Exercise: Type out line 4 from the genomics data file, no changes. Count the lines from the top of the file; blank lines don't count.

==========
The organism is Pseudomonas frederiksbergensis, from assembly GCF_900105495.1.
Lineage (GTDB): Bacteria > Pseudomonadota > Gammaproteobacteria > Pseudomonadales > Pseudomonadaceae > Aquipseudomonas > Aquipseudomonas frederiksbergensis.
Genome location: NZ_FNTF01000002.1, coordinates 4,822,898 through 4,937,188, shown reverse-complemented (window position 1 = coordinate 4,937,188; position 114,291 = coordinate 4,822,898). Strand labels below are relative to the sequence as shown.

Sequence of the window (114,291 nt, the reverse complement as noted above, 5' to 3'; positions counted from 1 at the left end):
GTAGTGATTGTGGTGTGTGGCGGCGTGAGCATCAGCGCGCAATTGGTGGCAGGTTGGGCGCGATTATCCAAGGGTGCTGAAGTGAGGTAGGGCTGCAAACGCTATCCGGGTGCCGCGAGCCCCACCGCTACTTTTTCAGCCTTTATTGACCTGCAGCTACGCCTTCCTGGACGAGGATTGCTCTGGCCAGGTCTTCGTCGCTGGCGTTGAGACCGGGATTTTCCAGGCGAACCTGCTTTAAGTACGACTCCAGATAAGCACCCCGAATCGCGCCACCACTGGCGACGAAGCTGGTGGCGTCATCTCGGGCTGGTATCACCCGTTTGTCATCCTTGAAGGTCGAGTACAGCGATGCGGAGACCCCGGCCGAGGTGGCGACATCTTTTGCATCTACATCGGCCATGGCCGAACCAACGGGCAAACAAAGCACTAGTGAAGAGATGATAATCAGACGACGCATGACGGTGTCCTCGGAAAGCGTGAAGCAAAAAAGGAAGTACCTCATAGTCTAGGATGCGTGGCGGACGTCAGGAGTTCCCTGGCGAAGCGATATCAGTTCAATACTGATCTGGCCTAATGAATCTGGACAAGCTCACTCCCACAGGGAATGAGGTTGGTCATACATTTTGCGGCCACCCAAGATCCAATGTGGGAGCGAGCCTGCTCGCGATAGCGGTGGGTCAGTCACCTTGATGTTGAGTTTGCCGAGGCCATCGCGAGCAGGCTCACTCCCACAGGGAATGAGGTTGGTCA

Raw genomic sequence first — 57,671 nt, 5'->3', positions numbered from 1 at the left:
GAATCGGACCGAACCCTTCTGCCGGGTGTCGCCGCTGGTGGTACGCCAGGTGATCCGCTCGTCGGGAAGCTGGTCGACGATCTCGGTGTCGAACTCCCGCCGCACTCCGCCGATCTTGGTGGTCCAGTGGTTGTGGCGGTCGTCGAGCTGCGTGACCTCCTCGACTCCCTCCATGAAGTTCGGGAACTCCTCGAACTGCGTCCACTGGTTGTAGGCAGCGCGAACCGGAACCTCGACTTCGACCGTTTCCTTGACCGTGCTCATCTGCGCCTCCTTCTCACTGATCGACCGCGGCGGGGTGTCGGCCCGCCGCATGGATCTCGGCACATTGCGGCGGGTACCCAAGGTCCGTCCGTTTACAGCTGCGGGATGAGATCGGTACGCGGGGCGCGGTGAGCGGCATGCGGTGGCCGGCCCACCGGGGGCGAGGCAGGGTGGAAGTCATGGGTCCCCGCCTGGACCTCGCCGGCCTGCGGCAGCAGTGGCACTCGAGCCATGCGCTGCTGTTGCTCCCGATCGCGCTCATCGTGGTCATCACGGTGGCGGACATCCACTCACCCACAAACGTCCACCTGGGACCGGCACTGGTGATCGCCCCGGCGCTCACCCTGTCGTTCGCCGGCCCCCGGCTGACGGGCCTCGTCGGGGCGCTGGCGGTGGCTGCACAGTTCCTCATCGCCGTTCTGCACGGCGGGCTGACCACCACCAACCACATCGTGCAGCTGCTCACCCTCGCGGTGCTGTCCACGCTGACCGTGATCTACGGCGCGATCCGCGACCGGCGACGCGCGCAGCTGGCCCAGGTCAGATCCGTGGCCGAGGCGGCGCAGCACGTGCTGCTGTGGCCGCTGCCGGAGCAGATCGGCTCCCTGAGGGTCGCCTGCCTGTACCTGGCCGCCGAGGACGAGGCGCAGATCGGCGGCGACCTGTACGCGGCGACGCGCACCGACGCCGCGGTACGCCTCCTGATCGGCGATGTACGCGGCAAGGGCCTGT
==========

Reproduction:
Sequence of the window (114,291 nt, the reverse complement as noted above, 5' to 3'; positions counted from 1 at the left end):